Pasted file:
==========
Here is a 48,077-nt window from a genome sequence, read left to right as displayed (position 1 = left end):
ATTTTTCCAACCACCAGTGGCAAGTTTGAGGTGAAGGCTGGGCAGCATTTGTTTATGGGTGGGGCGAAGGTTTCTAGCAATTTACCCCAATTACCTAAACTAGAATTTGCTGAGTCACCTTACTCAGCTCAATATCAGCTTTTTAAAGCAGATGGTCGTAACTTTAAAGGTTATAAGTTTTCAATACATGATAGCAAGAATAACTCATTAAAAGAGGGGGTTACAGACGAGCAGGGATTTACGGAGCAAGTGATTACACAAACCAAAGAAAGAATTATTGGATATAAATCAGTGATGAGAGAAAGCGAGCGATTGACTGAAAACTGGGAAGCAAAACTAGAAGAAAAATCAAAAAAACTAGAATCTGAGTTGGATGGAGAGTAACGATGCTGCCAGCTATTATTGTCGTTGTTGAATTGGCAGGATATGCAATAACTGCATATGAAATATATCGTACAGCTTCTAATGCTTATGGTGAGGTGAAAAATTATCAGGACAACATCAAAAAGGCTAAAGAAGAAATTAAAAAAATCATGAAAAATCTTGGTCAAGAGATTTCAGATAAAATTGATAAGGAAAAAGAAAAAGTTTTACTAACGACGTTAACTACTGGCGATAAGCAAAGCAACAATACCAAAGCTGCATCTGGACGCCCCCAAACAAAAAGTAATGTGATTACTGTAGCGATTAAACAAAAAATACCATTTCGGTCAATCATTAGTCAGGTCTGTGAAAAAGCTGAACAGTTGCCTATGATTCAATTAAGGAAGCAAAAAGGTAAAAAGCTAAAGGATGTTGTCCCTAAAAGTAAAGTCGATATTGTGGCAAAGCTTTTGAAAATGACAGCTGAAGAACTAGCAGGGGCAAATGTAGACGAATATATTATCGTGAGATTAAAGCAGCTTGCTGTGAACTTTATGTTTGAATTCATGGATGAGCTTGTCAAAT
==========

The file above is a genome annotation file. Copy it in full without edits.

Here is a 48,077-nt window from a genome sequence, read left to right as displayed (position 1 = left end):
ATTTTTCCAACCACCAGTGGCAAGTTTGAGGTGAAGGCTGGGCAGCATTTGTTTATGGGTGGGGCGAAGGTTTCTAGCAATTTACCCCAATTACCTAAACTAGAATTTGCTGAGTCACCTTACTCAGCTCAATATCAGCTTTTTAAAGCAGATGGTCGTAACTTTAAAGGTTATAAGTTTTCAATACATGATAGCAAGAATAACTCATTAAAAGAGGGGGTTACAGACGAGCAGGGATTTACGGAGCAAGTGATTACACAAACCAAAGAAAGAATTATTGGATATAAATCAGTGATGAGAGAAAGCGAGCGATTGACTGAAAACTGGGAAGCAAAACTAGAAGAAAAATCAAAAAAACTAGAATCTGAGTTGGATGGAGAGTAACGATGCTGCCAGCTATTATTGTCGTTGTTGAATTGGCAGGATATGCAATAACTGCATATGAAATATATCGTACAGCTTCTAATGCTTATGGTGAGGTGAAAAATTATCAGGACAACATCAAAAAGGCTAAAGAAGAAATTAAAAAAATCATGAAAAATCTTGGTCAAGAGATTTCAGATAAAATTGATAAGGAAAAAGAAAAAGTTTTACTAACGACGTTAACTACTGGCGATAAGCAAAGCAACAATACCAAAGCTGCATCTGGACGCCCCCAAACAAAAAGTAATGTGATTACTGTAGCGATTAAACAAAAAATACCATTTCGGTCAATCATTAGTCAGGTCTGTGAAAAAGCTGAACAGTTGCCTATGATTCAATTAAGGAAGCAAAAAGGTAAAAAGCTAAAGGATGTTGTCCCTAAAAGTAAAGTCGATATTGTGGCAAAGCTTTTGAAAATGACAGCTGAAGAACTAGCAGGGGCAAATGTAGACGAATATATTATCGTGAGATTAAAGCAGCTTGCTGTGAACTTTATGTTTGAATTCATGGATGAGCTTGTCAAAT